Have you suffered a traumatic or distressing life event which is constantly on you mind, day and night? Do you find yourself re-experiencing the feelings and body sensations of the event as if it is happening now?
Maybe you don’t remember a specific traumatic event, but you know that in response to certain triggers, you experience a stronger reaction than other people around you seem to have…Or maybe you avoid situations or relationships because of past pain that you don’t want to re-experience.
When trauma goes untreated, it can affect all aspects of your life, manifesting as a variety of physical, emotional and behavioural symptoms.
EMDR therapy for trauma
If you experience trauma symptoms that are getting in the way of your living life to the full, you may benefit from a therapy called Eye Movement Desensitisation and Reprocessing (EMDR).
EMDR has helped millions of people heal from Post-traumatic Stress Disorder (PTSD) resulting from traumatic events such as rape, abuse, road traffic accidents and relationship breakups. EMDR is extremely effective in healing past pain and dramatically reducing or even completely resolving trauma symptoms, often in a much-reduced time frame compared with conventional talking therapies.
How does it work?
When a person is highly distressed, their brain cannot process information as it normally does. The traumatic memory becomes frozen in time, and recalling it may feel as intense as when it was first experienced, because the images, sounds, smells, and feelings associated with the event haven’t changed. Such memories can have a lasting negative effect that interferes with the way a person sees the world and the way they relate to other people.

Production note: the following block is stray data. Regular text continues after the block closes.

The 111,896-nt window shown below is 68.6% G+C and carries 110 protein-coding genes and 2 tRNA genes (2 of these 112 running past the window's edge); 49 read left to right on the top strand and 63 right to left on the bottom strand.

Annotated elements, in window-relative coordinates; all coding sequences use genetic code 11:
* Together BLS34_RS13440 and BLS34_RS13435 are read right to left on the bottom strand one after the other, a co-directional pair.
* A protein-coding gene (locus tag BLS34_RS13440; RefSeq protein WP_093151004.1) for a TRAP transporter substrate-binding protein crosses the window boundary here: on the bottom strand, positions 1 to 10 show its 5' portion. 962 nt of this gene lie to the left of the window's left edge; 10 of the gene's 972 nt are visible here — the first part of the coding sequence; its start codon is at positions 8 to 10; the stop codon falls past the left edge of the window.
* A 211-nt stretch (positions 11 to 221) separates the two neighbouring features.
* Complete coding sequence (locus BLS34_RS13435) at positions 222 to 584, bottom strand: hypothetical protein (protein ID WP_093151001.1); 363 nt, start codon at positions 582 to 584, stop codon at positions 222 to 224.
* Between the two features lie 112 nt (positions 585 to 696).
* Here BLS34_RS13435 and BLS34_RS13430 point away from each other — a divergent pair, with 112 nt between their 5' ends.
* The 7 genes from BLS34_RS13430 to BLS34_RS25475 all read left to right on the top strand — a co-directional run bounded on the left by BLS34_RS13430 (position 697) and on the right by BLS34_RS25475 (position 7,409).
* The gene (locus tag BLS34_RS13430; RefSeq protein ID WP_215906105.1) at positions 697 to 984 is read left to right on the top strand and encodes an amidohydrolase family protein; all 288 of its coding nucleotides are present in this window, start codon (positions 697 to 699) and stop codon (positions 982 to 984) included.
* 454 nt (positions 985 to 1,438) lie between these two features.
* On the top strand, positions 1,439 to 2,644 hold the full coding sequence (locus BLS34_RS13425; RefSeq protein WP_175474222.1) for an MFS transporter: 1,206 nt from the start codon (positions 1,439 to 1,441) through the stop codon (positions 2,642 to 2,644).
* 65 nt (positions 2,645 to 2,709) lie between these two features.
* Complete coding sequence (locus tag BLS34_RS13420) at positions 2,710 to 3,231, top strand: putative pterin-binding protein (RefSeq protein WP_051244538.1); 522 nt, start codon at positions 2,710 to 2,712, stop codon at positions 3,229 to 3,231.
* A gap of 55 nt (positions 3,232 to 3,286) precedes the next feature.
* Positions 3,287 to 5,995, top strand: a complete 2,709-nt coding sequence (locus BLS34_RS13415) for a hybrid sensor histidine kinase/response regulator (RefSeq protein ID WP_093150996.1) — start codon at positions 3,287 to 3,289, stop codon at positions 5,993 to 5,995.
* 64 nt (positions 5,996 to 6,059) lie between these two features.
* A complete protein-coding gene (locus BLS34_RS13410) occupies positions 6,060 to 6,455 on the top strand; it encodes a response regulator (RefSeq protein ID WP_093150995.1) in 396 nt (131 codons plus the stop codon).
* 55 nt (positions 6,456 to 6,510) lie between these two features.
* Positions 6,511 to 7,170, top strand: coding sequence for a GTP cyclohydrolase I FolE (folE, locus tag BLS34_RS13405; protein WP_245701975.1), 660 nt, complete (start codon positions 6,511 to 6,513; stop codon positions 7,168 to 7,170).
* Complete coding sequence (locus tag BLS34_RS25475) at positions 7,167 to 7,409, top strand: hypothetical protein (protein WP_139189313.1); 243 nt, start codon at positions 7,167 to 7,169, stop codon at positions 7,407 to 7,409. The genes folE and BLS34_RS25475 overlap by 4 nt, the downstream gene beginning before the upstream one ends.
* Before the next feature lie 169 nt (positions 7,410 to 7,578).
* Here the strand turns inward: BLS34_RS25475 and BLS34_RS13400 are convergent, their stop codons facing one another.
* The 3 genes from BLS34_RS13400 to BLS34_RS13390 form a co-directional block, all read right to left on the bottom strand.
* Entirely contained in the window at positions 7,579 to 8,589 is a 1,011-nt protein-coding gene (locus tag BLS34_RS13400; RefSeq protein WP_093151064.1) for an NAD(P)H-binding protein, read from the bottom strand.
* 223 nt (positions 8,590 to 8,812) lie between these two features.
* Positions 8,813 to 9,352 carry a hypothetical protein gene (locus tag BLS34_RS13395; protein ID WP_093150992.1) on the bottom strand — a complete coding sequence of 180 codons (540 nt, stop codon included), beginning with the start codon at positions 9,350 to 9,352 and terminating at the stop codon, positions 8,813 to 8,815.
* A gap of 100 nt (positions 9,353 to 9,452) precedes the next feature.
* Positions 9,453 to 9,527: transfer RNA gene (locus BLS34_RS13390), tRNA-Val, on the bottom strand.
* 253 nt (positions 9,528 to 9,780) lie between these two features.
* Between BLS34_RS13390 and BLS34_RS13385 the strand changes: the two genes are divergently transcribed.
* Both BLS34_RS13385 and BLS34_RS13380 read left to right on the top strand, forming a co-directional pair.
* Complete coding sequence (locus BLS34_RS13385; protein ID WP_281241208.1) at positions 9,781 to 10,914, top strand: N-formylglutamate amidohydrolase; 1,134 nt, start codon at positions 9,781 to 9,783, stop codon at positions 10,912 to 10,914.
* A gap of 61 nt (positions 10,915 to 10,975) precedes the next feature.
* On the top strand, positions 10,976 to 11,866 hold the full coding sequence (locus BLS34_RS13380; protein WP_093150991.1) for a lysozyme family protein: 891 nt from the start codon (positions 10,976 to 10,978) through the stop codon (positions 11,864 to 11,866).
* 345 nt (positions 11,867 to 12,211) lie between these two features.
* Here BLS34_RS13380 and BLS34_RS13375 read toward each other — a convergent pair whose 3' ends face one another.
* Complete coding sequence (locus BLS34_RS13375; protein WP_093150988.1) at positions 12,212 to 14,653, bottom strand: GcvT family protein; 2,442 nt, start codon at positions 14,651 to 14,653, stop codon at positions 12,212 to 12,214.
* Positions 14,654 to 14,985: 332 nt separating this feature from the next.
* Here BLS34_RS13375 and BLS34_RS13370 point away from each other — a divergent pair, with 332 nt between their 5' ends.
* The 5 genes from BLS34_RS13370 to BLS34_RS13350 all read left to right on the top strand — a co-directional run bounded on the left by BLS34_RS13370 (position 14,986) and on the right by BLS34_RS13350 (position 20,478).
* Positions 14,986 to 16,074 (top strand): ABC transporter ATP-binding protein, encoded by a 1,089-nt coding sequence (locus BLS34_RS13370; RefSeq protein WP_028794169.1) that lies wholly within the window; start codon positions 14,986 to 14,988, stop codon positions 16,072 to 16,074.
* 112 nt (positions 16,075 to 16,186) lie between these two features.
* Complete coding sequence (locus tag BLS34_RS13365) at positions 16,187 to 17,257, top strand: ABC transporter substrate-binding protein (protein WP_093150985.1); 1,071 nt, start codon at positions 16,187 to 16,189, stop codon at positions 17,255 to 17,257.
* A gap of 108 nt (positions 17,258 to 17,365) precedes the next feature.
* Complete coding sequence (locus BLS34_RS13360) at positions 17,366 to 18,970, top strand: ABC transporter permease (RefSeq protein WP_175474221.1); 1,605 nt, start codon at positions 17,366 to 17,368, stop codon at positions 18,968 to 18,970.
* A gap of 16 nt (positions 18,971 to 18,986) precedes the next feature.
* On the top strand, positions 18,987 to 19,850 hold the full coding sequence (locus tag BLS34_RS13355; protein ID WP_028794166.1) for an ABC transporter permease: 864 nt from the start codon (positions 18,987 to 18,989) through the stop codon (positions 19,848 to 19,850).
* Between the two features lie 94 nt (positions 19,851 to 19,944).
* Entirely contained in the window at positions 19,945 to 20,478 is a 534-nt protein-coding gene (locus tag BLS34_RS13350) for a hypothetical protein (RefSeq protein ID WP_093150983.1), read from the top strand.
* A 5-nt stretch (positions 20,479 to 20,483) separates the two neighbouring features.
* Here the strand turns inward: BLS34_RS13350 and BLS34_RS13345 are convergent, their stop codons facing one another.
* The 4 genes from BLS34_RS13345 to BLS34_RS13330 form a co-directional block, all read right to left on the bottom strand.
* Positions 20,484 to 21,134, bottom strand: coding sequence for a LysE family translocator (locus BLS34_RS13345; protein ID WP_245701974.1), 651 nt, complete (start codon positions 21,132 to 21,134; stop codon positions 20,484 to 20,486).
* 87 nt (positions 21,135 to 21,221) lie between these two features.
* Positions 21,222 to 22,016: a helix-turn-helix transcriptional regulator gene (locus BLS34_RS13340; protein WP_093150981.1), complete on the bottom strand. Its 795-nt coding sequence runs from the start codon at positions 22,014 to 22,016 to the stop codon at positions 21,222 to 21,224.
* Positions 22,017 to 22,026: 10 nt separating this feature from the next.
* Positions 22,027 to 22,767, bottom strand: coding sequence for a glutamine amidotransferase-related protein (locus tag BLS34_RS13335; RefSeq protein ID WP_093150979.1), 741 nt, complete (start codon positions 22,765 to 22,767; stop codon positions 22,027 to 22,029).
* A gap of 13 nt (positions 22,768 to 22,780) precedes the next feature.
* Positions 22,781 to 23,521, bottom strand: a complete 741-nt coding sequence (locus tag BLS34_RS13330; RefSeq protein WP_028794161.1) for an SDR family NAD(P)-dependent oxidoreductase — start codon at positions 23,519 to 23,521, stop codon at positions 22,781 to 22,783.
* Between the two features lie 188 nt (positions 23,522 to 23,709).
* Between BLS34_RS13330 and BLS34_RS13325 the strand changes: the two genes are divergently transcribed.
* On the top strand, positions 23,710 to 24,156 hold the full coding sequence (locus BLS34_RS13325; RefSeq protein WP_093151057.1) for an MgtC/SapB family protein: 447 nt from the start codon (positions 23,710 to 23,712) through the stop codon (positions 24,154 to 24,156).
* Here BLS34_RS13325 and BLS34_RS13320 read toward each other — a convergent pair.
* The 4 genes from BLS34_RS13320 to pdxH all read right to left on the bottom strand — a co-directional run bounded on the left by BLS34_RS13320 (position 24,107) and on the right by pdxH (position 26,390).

EMDR seems to activate the brain’s inherent adaptive information processing system, enabling it to integrate the information that got stuck at the time of the distressing event. EMDR does not erase the memory, but reduces the emotional charge, so that the person can remember the event without becoming overwhelmed. Often during EMDR, the person will gain helpful insights, and at the end of successful EMDR therapy, will feel lighter, freer and more whole.
History and research
EMDR was developed by an American clinical psychologist, Dr Francine Shapiro, who published the first research data to support the benefits of the therapy in 1989. Since then a wealth of research has been conducted demonstrating its benefits in treating psychological trauma arising from a diverse range of experiences. Today, approximately 20 controlled studies have investigated the effects of EMDR. These studies have consistently found that EMDR effectively decreases or even eliminates the symptoms of post traumatic stress for the majority of clients.
EMDR is recommended by the National Institute for Health and Clinical Excellence (NICE) for the treatment of Post-traumatic Stress Disorder (PTSD).
My training in EMDR
I have completed verified EMDR training that is accredited by EMDR Europe, and have worked successfully both with single traumas and more complex issues. I have a particular interest in working with people who experience attachment difficulties resulting from trauma in past relationships.
I am a member of the EMDR Association, UK & Ireland and attend regular supervision, peer groups and workshops to keep up to date with current developments in EMDR.
If you’d like to find out more, please visit my EMDR website, www.traumacounsellingbristol.co.uk .